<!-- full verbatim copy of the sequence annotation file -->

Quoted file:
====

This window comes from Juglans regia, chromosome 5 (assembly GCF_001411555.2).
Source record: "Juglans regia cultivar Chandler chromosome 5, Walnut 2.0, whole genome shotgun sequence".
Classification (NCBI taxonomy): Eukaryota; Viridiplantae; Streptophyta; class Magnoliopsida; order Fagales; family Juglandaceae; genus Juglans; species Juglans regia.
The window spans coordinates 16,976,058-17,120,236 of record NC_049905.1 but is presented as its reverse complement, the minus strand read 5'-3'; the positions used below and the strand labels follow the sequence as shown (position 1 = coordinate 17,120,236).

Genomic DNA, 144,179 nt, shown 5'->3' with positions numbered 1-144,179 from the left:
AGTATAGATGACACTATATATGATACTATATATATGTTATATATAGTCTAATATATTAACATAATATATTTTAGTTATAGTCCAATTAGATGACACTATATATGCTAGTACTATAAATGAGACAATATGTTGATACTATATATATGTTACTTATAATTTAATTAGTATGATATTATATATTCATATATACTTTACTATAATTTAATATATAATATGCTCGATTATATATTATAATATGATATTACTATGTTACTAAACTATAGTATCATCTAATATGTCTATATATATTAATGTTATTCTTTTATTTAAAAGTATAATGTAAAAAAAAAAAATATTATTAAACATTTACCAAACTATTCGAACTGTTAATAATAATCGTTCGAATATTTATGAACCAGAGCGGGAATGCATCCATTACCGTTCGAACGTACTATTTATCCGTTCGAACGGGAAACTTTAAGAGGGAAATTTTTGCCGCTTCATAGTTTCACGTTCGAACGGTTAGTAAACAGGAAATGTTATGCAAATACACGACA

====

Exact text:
This window comes from Juglans regia, chromosome 5 (assembly GCF_001411555.2).
Source record: "Juglans regia cultivar Chandler chromosome 5, Walnut 2.0, whole genome shotgun sequence".
Classification (NCBI taxonomy): Eukaryota; Viridiplantae; Streptophyta; class Magnoliopsida; order Fagales; family Juglandaceae; genus Juglans; species Juglans regia.
The window spans coordinates 16,976,058-17,120,236 of record NC_049905.1 but is presented as its reverse complement, the minus strand read 5'-3'; the positions used below and the strand labels follow the sequence as shown (position 1 = coordinate 17,120,236).

Genomic DNA, 144,179 nt, shown 5'->3' with positions numbered 1-144,179 from the left:
AGTATAGATGACACTATATATGATACTATATATATGTTATATATAGTCTAATATATTAACATAATATATTTTAGTTATAGTCCAATTAGATGACACTATATATGCTAGTACTATAAATGAGACAATATGTTGATACTATATATATGTTACTTATAATTTAATTAGTATGATATTATATATTCATATATACTTTACTATAATTTAATATATAATATGCTCGATTATATATTATAATATGATATTACTATGTTACTAAACTATAGTATCATCTAATATGTCTATATATATTAATGTTATTCTTTTATTTAAAAGTATAATGTAAAAAAAAAAAATATTATTAAACATTTACCAAACTATTCGAACTGTTAATAATAATCGTTCGAATATTTATGAACCAGAGCGGGAATGCATCCATTACCGTTCGAACGTACTATTTATCCGTTCGAACGGGAAACTTTAAGAGGGAAATTTTTGCCGCTTCATAGTTTCACGTTCGAACGGTTAGTAAACAGGAAATGTTATGCAAATACACGACA